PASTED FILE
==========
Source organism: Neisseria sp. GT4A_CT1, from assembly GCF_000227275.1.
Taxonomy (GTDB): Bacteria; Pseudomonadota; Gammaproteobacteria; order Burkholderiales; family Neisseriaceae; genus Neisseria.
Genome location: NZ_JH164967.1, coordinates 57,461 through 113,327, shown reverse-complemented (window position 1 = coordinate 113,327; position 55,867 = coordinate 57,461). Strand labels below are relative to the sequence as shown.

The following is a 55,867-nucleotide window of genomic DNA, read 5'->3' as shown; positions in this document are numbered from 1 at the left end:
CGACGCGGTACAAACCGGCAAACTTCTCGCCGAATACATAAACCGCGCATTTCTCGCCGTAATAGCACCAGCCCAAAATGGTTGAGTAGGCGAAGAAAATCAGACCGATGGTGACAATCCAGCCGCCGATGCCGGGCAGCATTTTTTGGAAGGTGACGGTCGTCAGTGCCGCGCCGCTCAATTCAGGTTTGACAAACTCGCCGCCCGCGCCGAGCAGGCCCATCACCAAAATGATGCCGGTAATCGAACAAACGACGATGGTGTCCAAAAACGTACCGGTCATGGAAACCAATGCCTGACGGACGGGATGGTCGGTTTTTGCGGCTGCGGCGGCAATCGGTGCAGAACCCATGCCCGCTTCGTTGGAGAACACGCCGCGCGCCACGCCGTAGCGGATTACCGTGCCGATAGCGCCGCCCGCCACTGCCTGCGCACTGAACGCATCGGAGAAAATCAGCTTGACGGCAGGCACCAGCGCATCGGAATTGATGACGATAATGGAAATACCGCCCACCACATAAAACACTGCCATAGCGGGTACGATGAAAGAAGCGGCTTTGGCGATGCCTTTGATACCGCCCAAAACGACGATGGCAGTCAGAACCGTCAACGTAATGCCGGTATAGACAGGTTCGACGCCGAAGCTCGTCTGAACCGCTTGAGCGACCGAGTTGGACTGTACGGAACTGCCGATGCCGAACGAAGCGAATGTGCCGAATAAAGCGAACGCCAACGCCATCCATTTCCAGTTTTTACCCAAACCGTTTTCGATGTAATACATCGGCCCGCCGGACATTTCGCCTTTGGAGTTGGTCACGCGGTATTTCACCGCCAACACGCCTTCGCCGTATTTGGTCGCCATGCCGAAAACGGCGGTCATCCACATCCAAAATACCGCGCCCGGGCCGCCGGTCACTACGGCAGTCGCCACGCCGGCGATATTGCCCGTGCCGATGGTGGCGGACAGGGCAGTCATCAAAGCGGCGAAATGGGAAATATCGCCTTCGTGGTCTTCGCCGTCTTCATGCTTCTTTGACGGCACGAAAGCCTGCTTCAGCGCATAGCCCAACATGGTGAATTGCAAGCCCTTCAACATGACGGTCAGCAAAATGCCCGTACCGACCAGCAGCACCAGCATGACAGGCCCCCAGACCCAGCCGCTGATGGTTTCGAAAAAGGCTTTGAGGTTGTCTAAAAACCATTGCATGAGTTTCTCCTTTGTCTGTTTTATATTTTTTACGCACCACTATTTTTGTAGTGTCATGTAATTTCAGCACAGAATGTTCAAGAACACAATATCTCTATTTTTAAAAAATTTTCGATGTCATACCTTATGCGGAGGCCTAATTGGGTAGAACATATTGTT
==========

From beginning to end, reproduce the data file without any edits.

Source organism: Neisseria sp. GT4A_CT1, from assembly GCF_000227275.1.
Taxonomy (GTDB): Bacteria; Pseudomonadota; Gammaproteobacteria; order Burkholderiales; family Neisseriaceae; genus Neisseria.
Genome location: NZ_JH164967.1, coordinates 57,461 through 113,327, shown reverse-complemented (window position 1 = coordinate 113,327; position 55,867 = coordinate 57,461). Strand labels below are relative to the sequence as shown.

The following is a 55,867-nucleotide window of genomic DNA, read 5'->3' as shown; positions in this document are numbered from 1 at the left end:
CGACGCGGTACAAACCGGCAAACTTCTCGCCGAATACATAAACCGCGCATTTCTCGCCGTAATAGCACCAGCCCAAAATGGTTGAGTAGGCGAAGAAAATCAGACCGATGGTGACAATCCAGCCGCCGATGCCGGGCAGCATTTTTTGGAAGGTGACGGTCGTCAGTGCCGCGCCGCTCAATTCAGGTTTGACAAACTCGCCGCCCGCGCCGAGCAGGCCCATCACCAAAATGATGCCGGTAATCGAACAAACGACGATGGTGTCCAAAAACGTACCGGTCATGGAAACCAATGCCTGACGGACGGGATGGTCGGTTTTTGCGGCTGCGGCGGCAATCGGTGCAGAACCCATGCCCGCTTCGTTGGAGAACACGCCGCGCGCCACGCCGTAGCGGATTACCGTGCCGATAGCGCCGCCCGCCACTGCCTGCGCACTGAACGCATCGGAGAAAATCAGCTTGACGGCAGGCACCAGCGCATCGGAATTGATGACGATAATGGAAATACCGCCCACCACATAAAACACTGCCATAGCGGGTACGATGAAAGAAGCGGCTTTGGCGATGCCTTTGATACCGCCCAAAACGACGATGGCAGTCAGAACCGTCAACGTAATGCCGGTATAGACAGGTTCGACGCCGAAGCTCGTCTGAACCGCTTGAGCGACCGAGTTGGACTGTACGGAACTGCCGATGCCGAACGAAGCGAATGTGCCGAATAAAGCGAACGCCAACGCCATCCATTTCCAGTTTTTACCCAAACCGTTTTCGATGTAATACATCGGCCCGCCGGACATTTCGCCTTTGGAGTTGGTCACGCGGTATTTCACCGCCAACACGCCTTCGCCGTATTTGGTCGCCATGCCGAAAACGGCGGTCATCCACATCCAAAATACCGCGCCCGGGCCGCCGGTCACTACGGCAGTCGCCACGCCGGCGATATTGCCCGTGCCGATGGTGGCGGACAGGGCAGTCATCAAAGCGGCGAAATGGGAAATATCGCCTTCGTGGTCTTCGCCGTCTTCATGCTTCTTTGACGGCACGAAAGCCTGCTTCAGCGCATAGCCCAACATGGTGAATTGCAAGCCCTTCAACATGACGGTCAGCAAAATGCCCGTACCGACCAGCAGCACCAGCATGACAGGCCCCCAGACCCAGCCGCTGATGGTTTCGAAAAAGGCTTTGAGGTTGTCTAAAAACCATTGCATGAGTTTCTCCTTTGTCTGTTTTATATTTTTTACGCACCACTATTTTTGTAGTGTCATGTAATTTCAGCACAGAATGTTCAAGAACACAATATCTCTATTTTTAAAAAATTTTCGATGTCATACCTTATGCGGAGGCCTAATTGGGTAGAACATATTGTT